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Creating a Culture of Connection among Instructors, Librarians and Students
Relying on Google or Wikipedia for everyday information has become a common practice for most of us. Ease of use and instant results make them a natural first choice. But they can also undermine the skills students need to be successful at university. To be successful academically, students must develop their information literacy: the ability to locate, evaluate, and use information effectively and ethically. This requires making the transition from researching on the Internet to researching in one of North America's foremost research libraries. It is just one of several new literacies—statistical, cultural, geospatial, etc.—that students will need for both university and beyond in their working, civic and personal lives.
Conducting academic research is not an innate skill that students have when they arrive at university. So the challenge for librarians, faculty and teaching assistants is to create opportunities within the curriculum for students to develop research questions, explore a wide variety of resources and integrate what they have learned into a research assignment. To that end, Professor Shafique Virani, Professor of Islamic Studies, has his second year Research Opportunities Program students attend an all-day "Research Induction" held in Robarts Library. Here students learn a number of research techniques from how to conduct a literature search through to the transliteration of Arabic and Urdu for library catalogue searching. Heather Cunningham, Faculty Liaison Librarian for Biology on the St. George campus, worked with Jill Wheeler, Lab Coordinator and Alison Parker, the head T.A., to create a Biology Research Guide for the 1,800 students in BIO120: Adaptation and Biodiversity, who need to learn how to create a basic search strategy, read a scientific article and understand the peer review process.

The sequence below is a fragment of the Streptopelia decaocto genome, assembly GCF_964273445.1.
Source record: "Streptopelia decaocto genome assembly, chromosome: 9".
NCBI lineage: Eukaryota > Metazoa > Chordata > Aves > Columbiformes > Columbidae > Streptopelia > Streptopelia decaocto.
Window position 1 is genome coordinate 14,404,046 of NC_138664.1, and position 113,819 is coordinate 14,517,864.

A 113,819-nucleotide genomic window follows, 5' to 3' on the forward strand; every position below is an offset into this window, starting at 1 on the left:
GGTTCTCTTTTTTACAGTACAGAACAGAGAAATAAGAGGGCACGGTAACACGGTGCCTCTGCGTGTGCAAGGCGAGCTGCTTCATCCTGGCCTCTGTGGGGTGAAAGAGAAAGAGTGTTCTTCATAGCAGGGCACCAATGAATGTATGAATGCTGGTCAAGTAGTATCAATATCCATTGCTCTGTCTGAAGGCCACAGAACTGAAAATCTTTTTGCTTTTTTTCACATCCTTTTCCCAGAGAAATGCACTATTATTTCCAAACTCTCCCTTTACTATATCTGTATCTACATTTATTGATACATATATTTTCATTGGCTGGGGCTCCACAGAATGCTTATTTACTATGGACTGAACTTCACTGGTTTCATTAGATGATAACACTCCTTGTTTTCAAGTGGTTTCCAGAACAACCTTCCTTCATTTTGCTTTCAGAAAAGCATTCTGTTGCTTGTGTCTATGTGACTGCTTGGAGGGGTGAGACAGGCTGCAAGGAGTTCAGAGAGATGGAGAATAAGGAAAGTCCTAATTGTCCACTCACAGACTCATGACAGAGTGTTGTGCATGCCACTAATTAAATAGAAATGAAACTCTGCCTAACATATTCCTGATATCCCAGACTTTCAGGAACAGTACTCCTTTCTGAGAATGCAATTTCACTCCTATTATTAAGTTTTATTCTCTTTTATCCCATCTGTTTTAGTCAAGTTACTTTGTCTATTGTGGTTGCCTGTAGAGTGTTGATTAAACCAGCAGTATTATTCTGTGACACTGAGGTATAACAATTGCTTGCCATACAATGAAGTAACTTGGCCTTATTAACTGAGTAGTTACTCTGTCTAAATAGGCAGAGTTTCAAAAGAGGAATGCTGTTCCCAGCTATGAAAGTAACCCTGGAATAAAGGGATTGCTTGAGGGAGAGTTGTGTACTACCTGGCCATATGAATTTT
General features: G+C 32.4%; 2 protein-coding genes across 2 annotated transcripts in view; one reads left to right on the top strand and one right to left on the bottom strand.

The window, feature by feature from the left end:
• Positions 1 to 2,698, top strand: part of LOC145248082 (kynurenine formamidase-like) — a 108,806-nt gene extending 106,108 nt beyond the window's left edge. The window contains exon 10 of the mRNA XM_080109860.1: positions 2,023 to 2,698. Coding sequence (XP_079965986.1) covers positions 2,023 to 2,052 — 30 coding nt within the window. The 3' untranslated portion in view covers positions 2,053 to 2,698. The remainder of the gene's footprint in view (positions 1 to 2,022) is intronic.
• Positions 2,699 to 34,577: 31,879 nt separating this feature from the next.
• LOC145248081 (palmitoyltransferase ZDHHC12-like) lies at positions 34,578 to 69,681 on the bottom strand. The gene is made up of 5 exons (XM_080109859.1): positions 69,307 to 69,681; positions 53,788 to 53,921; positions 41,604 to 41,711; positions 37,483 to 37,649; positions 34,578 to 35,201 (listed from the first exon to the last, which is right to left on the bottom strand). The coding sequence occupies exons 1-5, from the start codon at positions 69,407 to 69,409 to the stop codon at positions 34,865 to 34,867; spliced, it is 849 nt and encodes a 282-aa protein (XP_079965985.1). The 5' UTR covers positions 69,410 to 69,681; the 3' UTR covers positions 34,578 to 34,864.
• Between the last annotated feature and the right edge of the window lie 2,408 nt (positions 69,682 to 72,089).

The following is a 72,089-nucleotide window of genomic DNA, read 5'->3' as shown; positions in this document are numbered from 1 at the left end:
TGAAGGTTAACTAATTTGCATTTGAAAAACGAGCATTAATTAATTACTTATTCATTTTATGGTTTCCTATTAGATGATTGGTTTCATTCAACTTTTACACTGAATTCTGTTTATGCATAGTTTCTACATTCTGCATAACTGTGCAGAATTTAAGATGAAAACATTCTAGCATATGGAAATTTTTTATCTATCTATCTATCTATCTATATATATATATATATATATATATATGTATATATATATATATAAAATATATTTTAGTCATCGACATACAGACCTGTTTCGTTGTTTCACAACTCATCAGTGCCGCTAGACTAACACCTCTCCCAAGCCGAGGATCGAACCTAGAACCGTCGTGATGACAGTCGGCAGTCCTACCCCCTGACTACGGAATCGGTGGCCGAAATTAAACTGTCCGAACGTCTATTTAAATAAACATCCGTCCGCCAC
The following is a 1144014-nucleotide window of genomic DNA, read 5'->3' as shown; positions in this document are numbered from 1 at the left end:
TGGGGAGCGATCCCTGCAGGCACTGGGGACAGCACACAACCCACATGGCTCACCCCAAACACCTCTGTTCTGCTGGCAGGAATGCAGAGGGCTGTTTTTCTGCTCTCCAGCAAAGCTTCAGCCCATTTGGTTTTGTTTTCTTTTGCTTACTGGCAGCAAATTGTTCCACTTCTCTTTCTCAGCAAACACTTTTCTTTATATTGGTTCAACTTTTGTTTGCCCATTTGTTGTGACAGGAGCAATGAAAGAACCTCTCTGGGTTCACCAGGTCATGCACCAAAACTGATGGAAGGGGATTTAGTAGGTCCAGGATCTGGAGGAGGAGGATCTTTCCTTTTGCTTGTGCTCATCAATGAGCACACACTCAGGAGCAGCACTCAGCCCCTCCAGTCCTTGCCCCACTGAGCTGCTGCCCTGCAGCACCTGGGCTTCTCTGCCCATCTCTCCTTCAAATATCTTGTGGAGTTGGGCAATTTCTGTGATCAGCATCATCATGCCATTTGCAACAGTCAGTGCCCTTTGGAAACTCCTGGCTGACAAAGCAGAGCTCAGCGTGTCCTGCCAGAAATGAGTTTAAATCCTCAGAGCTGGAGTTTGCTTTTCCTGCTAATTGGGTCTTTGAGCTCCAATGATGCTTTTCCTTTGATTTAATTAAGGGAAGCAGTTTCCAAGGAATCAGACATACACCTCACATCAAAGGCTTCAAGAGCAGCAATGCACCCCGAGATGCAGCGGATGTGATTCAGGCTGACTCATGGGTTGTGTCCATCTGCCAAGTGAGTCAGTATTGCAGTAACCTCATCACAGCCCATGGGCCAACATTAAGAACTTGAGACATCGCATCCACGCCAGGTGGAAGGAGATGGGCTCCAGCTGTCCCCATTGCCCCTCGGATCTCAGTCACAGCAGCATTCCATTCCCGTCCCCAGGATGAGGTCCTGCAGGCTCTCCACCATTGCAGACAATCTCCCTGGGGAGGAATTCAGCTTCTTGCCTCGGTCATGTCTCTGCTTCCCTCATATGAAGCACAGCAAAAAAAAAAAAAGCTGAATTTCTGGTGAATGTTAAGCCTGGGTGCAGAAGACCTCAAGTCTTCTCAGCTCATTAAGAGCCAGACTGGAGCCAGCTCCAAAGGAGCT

Information literacy is not simply for students at the beginning of their academic career. With the rapid growth of electronic resources and over one thousand article databases to choose from, graduate students will also benefit from in-depth library workshops tailored to their research needs. Jenny Mendelsohn, Faculty Liaison Librarian for Political Science, has worked closely with students in Professor Michael Stein's POL2810 Masters Research Seminar, building their knowledge of research through their submission of a library research report in which they outline the critical thinking underlying their research process. One student wrote, "I think similar library-use seminars should be mandatory for all new M.A. and Ph.D. students. The seminar, coupled with the fact that we were required to prepare a library use report, made me more conscious of my research process".
Raising students' awareness of the challenges and complexities of conducting research and of the richness of the research collections held by the U of T Libraries requires the creation of a culture of connection among faculty, librarians and students. In collaboration with faculty, librarians can support student learning and success by promoting information literacy.
Faculty wishing to integrate information literacy outcomes into a course assignment can contact their faculty liaison librarian listed at http://main.library.utoronto.ca/liaison/index.cfm?sel=sgc